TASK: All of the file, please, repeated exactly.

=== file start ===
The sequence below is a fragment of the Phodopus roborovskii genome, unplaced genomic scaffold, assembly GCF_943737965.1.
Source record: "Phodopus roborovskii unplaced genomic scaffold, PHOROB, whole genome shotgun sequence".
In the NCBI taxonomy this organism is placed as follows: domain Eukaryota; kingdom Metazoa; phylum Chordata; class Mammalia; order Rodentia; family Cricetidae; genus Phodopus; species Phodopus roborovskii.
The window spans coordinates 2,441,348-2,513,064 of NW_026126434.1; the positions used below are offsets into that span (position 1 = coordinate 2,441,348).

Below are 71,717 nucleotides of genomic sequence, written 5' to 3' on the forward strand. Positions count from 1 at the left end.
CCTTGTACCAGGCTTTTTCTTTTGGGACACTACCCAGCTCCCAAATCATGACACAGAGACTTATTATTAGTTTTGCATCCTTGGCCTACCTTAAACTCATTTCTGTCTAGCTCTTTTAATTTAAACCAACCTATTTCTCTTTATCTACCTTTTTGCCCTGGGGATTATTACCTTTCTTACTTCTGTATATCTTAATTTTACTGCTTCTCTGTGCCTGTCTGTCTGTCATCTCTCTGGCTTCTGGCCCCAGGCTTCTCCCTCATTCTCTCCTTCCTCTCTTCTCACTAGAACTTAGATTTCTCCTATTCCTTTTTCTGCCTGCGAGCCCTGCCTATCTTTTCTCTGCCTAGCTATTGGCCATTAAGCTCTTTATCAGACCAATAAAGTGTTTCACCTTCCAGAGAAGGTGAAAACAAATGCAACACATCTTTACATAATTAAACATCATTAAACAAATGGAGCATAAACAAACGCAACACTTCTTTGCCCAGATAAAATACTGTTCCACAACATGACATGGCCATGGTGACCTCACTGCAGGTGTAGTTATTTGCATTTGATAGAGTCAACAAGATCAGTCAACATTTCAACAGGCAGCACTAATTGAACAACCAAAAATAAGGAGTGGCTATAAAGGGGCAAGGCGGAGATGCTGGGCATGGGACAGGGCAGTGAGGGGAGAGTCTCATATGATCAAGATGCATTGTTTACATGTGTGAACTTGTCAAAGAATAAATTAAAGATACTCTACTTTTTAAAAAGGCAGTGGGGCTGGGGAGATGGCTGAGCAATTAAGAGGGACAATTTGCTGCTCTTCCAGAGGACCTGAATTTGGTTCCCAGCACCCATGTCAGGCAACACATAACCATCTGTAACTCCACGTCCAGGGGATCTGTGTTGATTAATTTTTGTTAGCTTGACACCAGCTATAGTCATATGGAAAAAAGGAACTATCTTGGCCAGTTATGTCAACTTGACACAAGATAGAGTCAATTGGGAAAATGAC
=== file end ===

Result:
The sequence below is a fragment of the Phodopus roborovskii genome, unplaced genomic scaffold, assembly GCF_943737965.1.
Source record: "Phodopus roborovskii unplaced genomic scaffold, PHOROB, whole genome shotgun sequence".
In the NCBI taxonomy this organism is placed as follows: domain Eukaryota; kingdom Metazoa; phylum Chordata; class Mammalia; order Rodentia; family Cricetidae; genus Phodopus; species Phodopus roborovskii.
The window spans coordinates 2,441,348-2,513,064 of NW_026126434.1; the positions used below are offsets into that span (position 1 = coordinate 2,441,348).

Below are 71,717 nucleotides of genomic sequence, written 5' to 3' on the forward strand. Positions count from 1 at the left end.
CCTTGTACCAGGCTTTTTCTTTTGGGACACTACCCAGCTCCCAAATCATGACACAGAGACTTATTATTAGTTTTGCATCCTTGGCCTACCTTAAACTCATTTCTGTCTAGCTCTTTTAATTTAAACCAACCTATTTCTCTTTATCTACCTTTTTGCCCTGGGGATTATTACCTTTCTTACTTCTGTATATCTTAATTTTACTGCTTCTCTGTGCCTGTCTGTCTGTCATCTCTCTGGCTTCTGGCCCCAGGCTTCTCCCTCATTCTCTCCTTCCTCTCTTCTCACTAGAACTTAGATTTCTCCTATTCCTTTTTCTGCCTGCGAGCCCTGCCTATCTTTTCTCTGCCTAGCTATTGGCCATTAAGCTCTTTATCAGACCAATAAAGTGTTTCACCTTCCAGAGAAGGTGAAAACAAATGCAACACATCTTTACATAATTAAACATCATTAAACAAATGGAGCATAAACAAACGCAACACTTCTTTGCCCAGATAAAATACTGTTCCACAACATGACATGGCCATGGTGACCTCACTGCAGGTGTAGTTATTTGCATTTGATAGAGTCAACAAGATCAGTCAACATTTCAACAGGCAGCACTAATTGAACAACCAAAAATAAGGAGTGGCTATAAAGGGGCAAGGCGGAGATGCTGGGCATGGGACAGGGCAGTGAGGGGAGAGTCTCATATGATCAAGATGCATTGTTTACATGTGTGAACTTGTCAAAGAATAAATTAAAGATACTCTACTTTTTAAAAAGGCAGTGGGGCTGGGGAGATGGCTGAGCAATTAAGAGGGACAATTTGCTGCTCTTCCAGAGGACCTGAATTTGGTTCCCAGCACCCATGTCAGGCAACACATAACCATCTGTAACTCCACGTCCAGGGGATCTGTGTTGATTAATTTTTGTTAGCTTGACACCAGCTATAGTCATATGGAAAAAAGGAACTATCTTGGCCAGTTATGTCAACTTGACACAAGATAGAGTCAATTGGGAAAATGAC